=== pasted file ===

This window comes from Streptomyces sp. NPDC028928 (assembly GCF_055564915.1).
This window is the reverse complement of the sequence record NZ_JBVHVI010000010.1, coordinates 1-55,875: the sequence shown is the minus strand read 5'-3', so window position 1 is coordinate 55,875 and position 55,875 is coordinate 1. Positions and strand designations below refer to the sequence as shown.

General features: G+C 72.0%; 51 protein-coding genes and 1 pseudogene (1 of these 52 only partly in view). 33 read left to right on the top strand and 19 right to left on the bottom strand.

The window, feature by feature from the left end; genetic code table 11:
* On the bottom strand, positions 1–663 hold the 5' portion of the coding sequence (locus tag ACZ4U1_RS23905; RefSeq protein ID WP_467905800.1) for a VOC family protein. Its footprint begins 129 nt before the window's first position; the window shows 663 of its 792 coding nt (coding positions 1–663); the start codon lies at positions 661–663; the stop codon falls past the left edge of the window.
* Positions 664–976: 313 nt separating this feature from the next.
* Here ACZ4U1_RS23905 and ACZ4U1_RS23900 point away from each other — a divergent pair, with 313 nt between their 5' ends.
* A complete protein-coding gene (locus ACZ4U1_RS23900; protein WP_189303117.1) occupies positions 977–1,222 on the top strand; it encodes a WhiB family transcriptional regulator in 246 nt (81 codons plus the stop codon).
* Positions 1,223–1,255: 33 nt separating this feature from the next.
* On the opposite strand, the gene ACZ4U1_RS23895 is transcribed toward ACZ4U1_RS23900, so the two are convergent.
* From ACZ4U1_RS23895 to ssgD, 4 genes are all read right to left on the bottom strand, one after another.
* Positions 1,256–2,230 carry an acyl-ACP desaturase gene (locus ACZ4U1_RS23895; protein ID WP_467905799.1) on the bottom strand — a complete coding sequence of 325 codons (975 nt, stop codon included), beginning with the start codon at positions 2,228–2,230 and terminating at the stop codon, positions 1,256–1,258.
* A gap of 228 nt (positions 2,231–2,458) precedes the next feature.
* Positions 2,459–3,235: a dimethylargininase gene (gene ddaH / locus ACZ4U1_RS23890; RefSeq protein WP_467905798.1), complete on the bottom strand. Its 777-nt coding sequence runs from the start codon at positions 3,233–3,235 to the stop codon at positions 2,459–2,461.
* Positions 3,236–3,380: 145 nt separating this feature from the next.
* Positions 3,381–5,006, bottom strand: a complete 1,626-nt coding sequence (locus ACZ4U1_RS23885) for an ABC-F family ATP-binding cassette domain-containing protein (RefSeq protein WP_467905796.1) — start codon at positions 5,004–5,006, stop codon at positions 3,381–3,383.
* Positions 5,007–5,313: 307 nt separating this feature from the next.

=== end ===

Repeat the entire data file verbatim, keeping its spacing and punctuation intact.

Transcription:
This window comes from Streptomyces sp. NPDC028928 (assembly GCF_055564915.1).
This window is the reverse complement of the sequence record NZ_JBVHVI010000010.1, coordinates 1-55,875: the sequence shown is the minus strand read 5'-3', so window position 1 is coordinate 55,875 and position 55,875 is coordinate 1. Positions and strand designations below refer to the sequence as shown.

General features: G+C 72.0%; 51 protein-coding genes and 1 pseudogene (1 of these 52 only partly in view). 33 read left to right on the top strand and 19 right to left on the bottom strand.

The window, feature by feature from the left end; genetic code table 11:
* On the bottom strand, positions 1–663 hold the 5' portion of the coding sequence (locus tag ACZ4U1_RS23905; RefSeq protein ID WP_467905800.1) for a VOC family protein. Its footprint begins 129 nt before the window's first position; the window shows 663 of its 792 coding nt (coding positions 1–663); the start codon lies at positions 661–663; the stop codon falls past the left edge of the window.
* Positions 664–976: 313 nt separating this feature from the next.
* Here ACZ4U1_RS23905 and ACZ4U1_RS23900 point away from each other — a divergent pair, with 313 nt between their 5' ends.
* A complete protein-coding gene (locus ACZ4U1_RS23900; protein WP_189303117.1) occupies positions 977–1,222 on the top strand; it encodes a WhiB family transcriptional regulator in 246 nt (81 codons plus the stop codon).
* Positions 1,223–1,255: 33 nt separating this feature from the next.
* On the opposite strand, the gene ACZ4U1_RS23895 is transcribed toward ACZ4U1_RS23900, so the two are convergent.
* From ACZ4U1_RS23895 to ssgD, 4 genes are all read right to left on the bottom strand, one after another.
* Positions 1,256–2,230 carry an acyl-ACP desaturase gene (locus ACZ4U1_RS23895; protein ID WP_467905799.1) on the bottom strand — a complete coding sequence of 325 codons (975 nt, stop codon included), beginning with the start codon at positions 2,228–2,230 and terminating at the stop codon, positions 1,256–1,258.
* A gap of 228 nt (positions 2,231–2,458) precedes the next feature.
* Positions 2,459–3,235: a dimethylargininase gene (gene ddaH / locus ACZ4U1_RS23890; RefSeq protein WP_467905798.1), complete on the bottom strand. Its 777-nt coding sequence runs from the start codon at positions 3,233–3,235 to the stop codon at positions 2,459–2,461.
* Positions 3,236–3,380: 145 nt separating this feature from the next.
* Positions 3,381–5,006, bottom strand: a complete 1,626-nt coding sequence (locus ACZ4U1_RS23885) for an ABC-F family ATP-binding cassette domain-containing protein (RefSeq protein WP_467905796.1) — start codon at positions 5,004–5,006, stop codon at positions 3,381–3,383.
* Positions 5,007–5,313: 307 nt separating this feature from the next.